Look around your workplace or classroom and see if anyone fits this description. There's a type of person, inevitably male, who everybody hates. They say he's sexist, they say he's arrogant and always trying to be the centre of attention. You hear the stories and you wonder how, awful a human being can actually be.
Then when you meet him face to face, he turns out to be okay. You chat about what was on TV last night or how you both fancy that new girl from accounts, and then you go on your separate ways with you wondering why everyone's got it in the poor guy.
Until you meet him in a socal capacity. You're packed ('Youth club or sports hall' - Ed) necking back (''Glasses of orange juice'- Ed) and he starts off, blah, blah, blah, misinformed twaddle, yakkity, yak, biased viewpoint, blahdy-blah. He's got an audience to show his ignorance to, never backing down from an argument or admitting he's wrong, being generally loud and tedious.
Everyone hates him, and after an hour of uninformed, xenophobic waffle, so do you He's hell's co-worker, he's the nice guy who tries his hardest to be a total cretin. Which, by the way of neat introduction, sums up Embryo quite nicely too.
Embryo should be a great game and (given a hearty shakedown) could still be, but this version sucks. The game engine's fast and flowing, the idea's good (so good in fact, it's also used in Guardian, reviewed on page 40) and the control systems (mouse, joystick and keyboard) all work great. You can even serial link two Amigas and fly against a friend, which is always a Good Thing.
It's just that, as a game, it sucks. The 20 game levels are linked by an endless stream of poorly-written drivel cranking out the tired old 'bad aliens vs good humans' story. It's low-quality 1950s SF or the pulpiest form, and not really helped by the programmers hailing from Croatia, and therefore producing crappy pseudo-atmospheric 15th-rate Isaac Asimov stories in a language that clearly isn't their mother tongue. All you need to know is that you've got to shoot thing without getting killed, so why couldn't they just have said that?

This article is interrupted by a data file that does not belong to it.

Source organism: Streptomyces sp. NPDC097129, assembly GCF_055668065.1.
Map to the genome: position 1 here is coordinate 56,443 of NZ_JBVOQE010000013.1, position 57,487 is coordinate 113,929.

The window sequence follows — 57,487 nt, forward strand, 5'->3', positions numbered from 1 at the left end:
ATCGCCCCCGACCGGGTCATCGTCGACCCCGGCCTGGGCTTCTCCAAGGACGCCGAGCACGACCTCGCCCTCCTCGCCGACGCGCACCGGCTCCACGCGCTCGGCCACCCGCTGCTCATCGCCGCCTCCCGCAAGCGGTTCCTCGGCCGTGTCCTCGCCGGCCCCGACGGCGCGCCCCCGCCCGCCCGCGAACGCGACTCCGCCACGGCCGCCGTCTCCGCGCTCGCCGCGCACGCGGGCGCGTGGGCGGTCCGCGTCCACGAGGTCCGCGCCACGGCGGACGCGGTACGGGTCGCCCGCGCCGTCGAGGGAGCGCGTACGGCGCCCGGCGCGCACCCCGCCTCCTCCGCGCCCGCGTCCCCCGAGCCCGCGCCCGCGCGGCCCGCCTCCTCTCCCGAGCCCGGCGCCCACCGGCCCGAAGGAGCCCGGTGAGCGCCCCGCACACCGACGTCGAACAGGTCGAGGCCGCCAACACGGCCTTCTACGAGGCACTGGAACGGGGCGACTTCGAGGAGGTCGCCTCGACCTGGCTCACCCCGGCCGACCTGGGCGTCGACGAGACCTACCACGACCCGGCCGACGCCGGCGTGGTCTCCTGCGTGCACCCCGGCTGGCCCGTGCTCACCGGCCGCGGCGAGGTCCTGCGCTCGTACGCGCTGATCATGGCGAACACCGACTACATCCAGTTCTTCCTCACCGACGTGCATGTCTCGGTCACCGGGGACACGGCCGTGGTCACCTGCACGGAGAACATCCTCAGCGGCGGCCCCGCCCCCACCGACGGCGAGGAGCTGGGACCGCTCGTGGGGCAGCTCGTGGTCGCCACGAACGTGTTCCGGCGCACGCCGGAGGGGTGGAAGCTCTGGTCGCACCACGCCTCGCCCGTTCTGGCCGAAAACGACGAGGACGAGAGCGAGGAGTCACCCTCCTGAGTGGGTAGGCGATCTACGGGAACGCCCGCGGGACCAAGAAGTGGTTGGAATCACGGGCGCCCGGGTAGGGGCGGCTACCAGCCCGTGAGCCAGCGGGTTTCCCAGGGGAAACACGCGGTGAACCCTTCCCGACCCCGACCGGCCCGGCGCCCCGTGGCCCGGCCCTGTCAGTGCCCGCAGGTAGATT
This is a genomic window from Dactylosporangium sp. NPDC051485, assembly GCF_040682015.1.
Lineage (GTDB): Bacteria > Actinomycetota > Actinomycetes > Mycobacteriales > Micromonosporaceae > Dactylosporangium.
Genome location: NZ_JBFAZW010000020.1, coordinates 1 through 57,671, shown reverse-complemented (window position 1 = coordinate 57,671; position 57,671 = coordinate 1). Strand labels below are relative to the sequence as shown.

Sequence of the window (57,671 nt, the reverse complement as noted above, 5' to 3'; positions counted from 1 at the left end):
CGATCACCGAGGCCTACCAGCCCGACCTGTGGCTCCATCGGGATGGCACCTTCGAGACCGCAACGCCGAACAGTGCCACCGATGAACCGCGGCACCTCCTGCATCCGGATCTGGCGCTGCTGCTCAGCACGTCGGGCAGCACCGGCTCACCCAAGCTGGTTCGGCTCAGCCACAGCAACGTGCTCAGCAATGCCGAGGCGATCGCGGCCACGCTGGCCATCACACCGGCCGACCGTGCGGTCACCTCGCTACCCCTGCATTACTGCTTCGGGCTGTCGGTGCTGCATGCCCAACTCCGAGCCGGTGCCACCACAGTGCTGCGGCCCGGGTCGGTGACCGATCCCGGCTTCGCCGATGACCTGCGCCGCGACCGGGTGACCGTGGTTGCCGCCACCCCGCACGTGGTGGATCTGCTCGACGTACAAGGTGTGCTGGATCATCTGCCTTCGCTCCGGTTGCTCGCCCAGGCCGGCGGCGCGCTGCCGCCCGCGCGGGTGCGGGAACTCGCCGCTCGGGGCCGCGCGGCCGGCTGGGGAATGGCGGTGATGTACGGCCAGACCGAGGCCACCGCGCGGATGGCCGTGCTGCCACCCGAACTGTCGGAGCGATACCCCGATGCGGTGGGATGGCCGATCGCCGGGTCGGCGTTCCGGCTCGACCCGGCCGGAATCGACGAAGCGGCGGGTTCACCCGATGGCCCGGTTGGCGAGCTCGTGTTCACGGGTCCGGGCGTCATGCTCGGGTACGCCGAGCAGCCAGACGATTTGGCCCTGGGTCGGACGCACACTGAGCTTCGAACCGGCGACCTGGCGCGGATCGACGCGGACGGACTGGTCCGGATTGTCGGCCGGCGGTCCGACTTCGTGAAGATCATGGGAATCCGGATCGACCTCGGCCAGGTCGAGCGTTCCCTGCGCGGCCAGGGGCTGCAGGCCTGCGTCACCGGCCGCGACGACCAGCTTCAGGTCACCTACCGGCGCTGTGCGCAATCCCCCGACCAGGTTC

Like I said, you can choose your control method. I favour the mouse which lets you control your plane easily while at the same time keeping your guns and speed under control. Holding the right mouse button adjusts your speed whereas a single click toggles through your weapons and the left button fires. Simple, easy to get into, nice.
The game betrays its flight sim origins by having left, right and rear views on the function keys, but I've yet to find a use for them and sadly, there isn't an external view of your ship, so you're never sure what your plane looks like. It might be sleek and cool, it might look like a 2CV. You just don't know.
Twaddle, yakkity yak, biased viewpoint
So. Everything's great so far, and it continues to look rosy as you start the game proper. After a brief zoom over the polygon landscape, you inevitably bump into a few baddies and get shooting. The walkers are the best, not just because they look good, but because when you blast them, they collapse forwards and lie like dead chickens, columns of smoke rising from their shattered frames. (As tends to happen with dead chickens. - Ed). It's ever so satisfying.
The helicopters come apart and release bonuses quite easily too, so after a few minutes' flying around, you've usually picked up quite a few power-ups - reloads, double missiles, better machine-guns, that sort of thing.